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rsz silenus on a mule 

Midas aureus



Nec satis hoc Baccho est: ipsos quoque deserit agros

cumque choro meliore sui vineta Timoli

Pactolonque petit, quamvis non aureus illo

tempore nec caris erat invidiosus harenis.

Hunc adsueta cohors satyri bacchaeque frequentant,

at Silenus abest: titubantem annisque meroque

ruricolae cepere Phryges vinctumque coronis

ad regem duxere Midan, cui Thracius Orpheus

orgia tradiderat cum Cecropio Eumolpo.

Quem simul agnovit socium comitemque sacrorum,

hospitis adventu festum genialiter egit

per bis quinque dies et iunctas ordine noctes.

Et iam stellarum sublime coegerat agmen

Lucifer undecimus, Lydos cum laetus in agros

rex venit et iuveni Silenum reddit alumno.















And not content with this, Bacchus resolved

to leave that land, and with a worthier train

went to the vineyards of his own Tmolus

and to Pactolus, though the river was

not golden, nor admired for precious sands.

His usual throng of Satyrs and of Bacchanals

surrounded him; but not Silenus, who

was then detained from him. The Phrygian folk

had captured him, as he was staggering, faint

with palsied age and wine. And after they

bound him in garlands, they led him to their king

Midas, to whom with the Cecropian

Eumolpus, Thracian Orpheus had shown all

the Bacchic rites. When Midas recognized

his old time friend Silenus, who had been

so often his companion in the rites

of Bacchus, he kept joyful festival,

with his old comrade, twice five days and nights.

Upon the eleventh day, when Lucifer

had dimmed the lofty multitude of stars,

King Midas and Silenus went from there

joyful together to the Lydian lands.

There Midas put Silenus carefully

under the care of his loved foster-child, 

Huic deus optandi gratum, sed inutile, fecit

muneris arbitrium, gaudens altore recepto.

Ille male usurus donis ait “effice, quidquid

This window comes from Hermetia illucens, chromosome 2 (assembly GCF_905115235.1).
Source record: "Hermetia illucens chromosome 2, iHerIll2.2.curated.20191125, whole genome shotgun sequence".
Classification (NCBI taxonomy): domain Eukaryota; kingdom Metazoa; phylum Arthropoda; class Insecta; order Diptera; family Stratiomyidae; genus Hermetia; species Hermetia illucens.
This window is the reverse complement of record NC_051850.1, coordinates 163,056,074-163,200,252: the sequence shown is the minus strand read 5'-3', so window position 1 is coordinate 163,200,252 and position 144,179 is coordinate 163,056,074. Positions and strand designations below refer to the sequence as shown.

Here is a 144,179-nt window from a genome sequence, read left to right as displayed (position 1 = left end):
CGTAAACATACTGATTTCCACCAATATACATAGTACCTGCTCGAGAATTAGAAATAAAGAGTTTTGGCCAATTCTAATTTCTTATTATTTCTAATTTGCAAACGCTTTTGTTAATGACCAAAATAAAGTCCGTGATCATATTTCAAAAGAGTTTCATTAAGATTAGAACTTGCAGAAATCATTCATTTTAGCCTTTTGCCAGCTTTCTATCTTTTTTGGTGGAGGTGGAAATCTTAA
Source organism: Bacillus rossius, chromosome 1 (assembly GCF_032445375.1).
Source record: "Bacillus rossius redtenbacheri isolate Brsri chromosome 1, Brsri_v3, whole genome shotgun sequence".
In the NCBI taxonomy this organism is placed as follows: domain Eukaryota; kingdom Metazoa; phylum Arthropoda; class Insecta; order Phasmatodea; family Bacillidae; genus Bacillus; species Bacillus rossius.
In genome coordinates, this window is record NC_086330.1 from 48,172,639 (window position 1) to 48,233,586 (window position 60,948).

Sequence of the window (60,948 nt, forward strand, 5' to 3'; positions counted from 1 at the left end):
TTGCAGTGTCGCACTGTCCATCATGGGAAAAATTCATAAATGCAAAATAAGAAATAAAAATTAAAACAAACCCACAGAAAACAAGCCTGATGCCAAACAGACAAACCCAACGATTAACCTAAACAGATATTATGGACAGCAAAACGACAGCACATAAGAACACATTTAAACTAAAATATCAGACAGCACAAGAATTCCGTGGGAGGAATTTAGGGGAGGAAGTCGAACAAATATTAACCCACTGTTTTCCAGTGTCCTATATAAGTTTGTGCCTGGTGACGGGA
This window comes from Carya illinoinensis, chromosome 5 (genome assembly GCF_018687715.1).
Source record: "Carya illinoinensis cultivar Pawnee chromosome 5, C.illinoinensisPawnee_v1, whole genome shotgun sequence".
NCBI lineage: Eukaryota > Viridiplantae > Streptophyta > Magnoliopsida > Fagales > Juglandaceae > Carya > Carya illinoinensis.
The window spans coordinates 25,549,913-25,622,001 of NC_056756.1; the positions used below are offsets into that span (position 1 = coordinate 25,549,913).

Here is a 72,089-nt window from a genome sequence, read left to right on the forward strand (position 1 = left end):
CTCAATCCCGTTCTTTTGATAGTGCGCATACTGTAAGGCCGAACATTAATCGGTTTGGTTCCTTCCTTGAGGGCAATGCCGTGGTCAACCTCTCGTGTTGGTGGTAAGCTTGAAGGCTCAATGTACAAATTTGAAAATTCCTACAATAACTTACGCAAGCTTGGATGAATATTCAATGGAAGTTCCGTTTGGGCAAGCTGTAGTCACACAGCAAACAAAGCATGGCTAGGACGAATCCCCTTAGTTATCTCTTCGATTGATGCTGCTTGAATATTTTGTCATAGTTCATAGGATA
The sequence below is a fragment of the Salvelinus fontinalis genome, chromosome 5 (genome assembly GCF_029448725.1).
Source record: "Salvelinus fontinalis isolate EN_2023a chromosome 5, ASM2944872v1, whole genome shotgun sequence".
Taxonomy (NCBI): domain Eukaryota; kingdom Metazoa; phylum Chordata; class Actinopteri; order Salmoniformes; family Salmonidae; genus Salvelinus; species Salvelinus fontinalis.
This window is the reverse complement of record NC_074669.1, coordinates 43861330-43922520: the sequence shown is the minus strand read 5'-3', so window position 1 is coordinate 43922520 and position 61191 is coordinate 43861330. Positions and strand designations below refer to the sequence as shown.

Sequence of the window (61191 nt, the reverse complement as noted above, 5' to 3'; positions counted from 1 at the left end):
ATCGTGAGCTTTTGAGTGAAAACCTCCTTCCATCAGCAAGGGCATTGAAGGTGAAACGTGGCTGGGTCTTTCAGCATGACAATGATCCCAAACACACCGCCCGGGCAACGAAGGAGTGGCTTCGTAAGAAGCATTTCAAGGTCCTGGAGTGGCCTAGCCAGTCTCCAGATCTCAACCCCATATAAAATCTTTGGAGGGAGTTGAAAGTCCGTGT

corpore contigero fulvum vertatur in aurum.”

Adnuit optatis nocituraque munera solvit

Liber, et indoluit, quod non meliora petisset.







young Bacchus. He with great delight, because

he had his foster-father once again,

allowed the king to choose his own reward—

a welcome offer, but it led to harm.

And Midas made this ill-advised reply:

“Cause whatsoever I shall touch to change

at once to yellow gold.” Bacchus agreed

to his unfortunate request, with grief

that Midas chose for harm and not for good.

Laetus abit gaudetque malo Berecyntius heros

pollicitique fidem tangendo singula temptat

Vixque sibi credens non alta fronde virentem

ilice detraxit virgam: virga aurea facta est.

Tollit humo saxum: saxum quoque palluit auro.

Contigit et glaebam: contactu glaeba potenti

massa fit. Arentes Cereris decerpsit aristas:

aurea messis erat. Demptum tenet arbore pomum:

Hesperidas donasse putes. Si postibus altis

admovit digitos, postes radiare videntur.

Ille etiam liquidis palmas ubi laverat undis,

unda fluens palmis Danaen eludere posset.

Vix spes ipse suas animo capit aurea fingens

omnia. Gaudenti mensas posuere ministri

exstructas dapibus nec tostae frugis egentes.












The Berecynthian hero, king of Phrygia,

with joy at his misfortune went away,

and instantly began to test the worth

of Bacchus' word by touching everything.

Doubtful himself of his new power, he pulled

a twig down from a holm-oak, growing on

a low hung branch. The twig was turned to gold.

He lifted up a dark stone from the ground

and it turned pale with gold. He touched a clod

and by his potent touch the clod became

a mass of shining gold. He plucked some ripe,

dry spears of grain, and all that wheat he touched

was golden. Then he held an apple which